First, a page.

Van Cleef & Arpels have produced more than one piece of jewelry that is functionally fluid, morphing from bracelet to necklace, to brooch, to earrings and back again. However, the first transformational piece was patented in 1938.
Titled Bijou à transformations multiples, the French patent FR884209was granted on August 8, 1938, to the Van Cleef & Arpels Company.
FR884209 discloses a ribbon, consisting of a metal cable (1), and a clip (3) designed with several tracks (7) and pins (4) for the purposes of threading the cable, and restraining it at any given point. The cable also has end means (5, 6) designed both ornamentally as a pendant, and technically for attaching extensions. Thus, the cable can slide through the clip, which opens and closes with a spring mechanism (2), enabling to adjust, and pin down, cable sizes to a bracelet (Fig. 5), a choker (Fig. 4), a long, medium, short, single or double stranded necklace. The clip was also designed so that the cable could loop back (Fig. 3) into the tracks for added flexibility of function. Finally, the clip was also envisioned so that it could be ornamentally designed as a brooch and/or earrings.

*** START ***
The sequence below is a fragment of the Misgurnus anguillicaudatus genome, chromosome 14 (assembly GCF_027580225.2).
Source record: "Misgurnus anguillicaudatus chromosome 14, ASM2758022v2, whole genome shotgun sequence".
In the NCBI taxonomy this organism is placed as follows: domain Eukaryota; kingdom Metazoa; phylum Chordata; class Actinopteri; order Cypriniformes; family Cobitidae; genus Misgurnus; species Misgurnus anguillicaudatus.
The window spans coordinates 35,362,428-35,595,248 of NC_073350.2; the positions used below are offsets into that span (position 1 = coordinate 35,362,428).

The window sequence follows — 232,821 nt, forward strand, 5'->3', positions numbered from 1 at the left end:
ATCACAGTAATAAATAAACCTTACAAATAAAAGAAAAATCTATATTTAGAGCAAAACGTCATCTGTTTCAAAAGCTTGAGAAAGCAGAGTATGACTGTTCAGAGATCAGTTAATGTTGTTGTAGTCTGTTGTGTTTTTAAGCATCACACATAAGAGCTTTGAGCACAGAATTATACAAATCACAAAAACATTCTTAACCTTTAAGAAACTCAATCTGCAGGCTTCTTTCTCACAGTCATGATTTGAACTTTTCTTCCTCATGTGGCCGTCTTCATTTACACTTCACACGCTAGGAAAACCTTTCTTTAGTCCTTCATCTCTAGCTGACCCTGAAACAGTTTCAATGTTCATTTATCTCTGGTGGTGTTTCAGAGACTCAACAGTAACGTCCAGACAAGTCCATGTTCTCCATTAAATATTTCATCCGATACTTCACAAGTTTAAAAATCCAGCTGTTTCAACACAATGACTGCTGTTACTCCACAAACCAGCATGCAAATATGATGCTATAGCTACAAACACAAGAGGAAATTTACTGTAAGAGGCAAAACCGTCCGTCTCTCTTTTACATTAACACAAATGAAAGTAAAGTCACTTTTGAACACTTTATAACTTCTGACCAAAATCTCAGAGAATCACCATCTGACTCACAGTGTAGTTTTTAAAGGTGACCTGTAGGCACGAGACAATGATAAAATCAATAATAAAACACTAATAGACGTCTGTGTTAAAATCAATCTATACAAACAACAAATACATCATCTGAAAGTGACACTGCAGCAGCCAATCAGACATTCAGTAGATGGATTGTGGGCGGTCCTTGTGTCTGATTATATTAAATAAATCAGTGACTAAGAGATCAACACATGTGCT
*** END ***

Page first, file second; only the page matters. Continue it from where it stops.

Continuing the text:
This first Van Cleef and Arpels transformational piece of jewelry was marketed as the “passe-partout necklace". The 1938 marketed product displays an ornamental design of the clip in the shape of flowers, studded with precious stones.
Images showing various transformations of the historical “passe-partout” piece are included below. Figures 1 to 9 of the patent are also included to illustrate the clip design (Figs 7, 8 and 9), the tracks and restraining mechanism (Figs 1, 2 and 3), as well as some of the envisioned possibilities of wearing the piece (Figs 4, 5 and 6).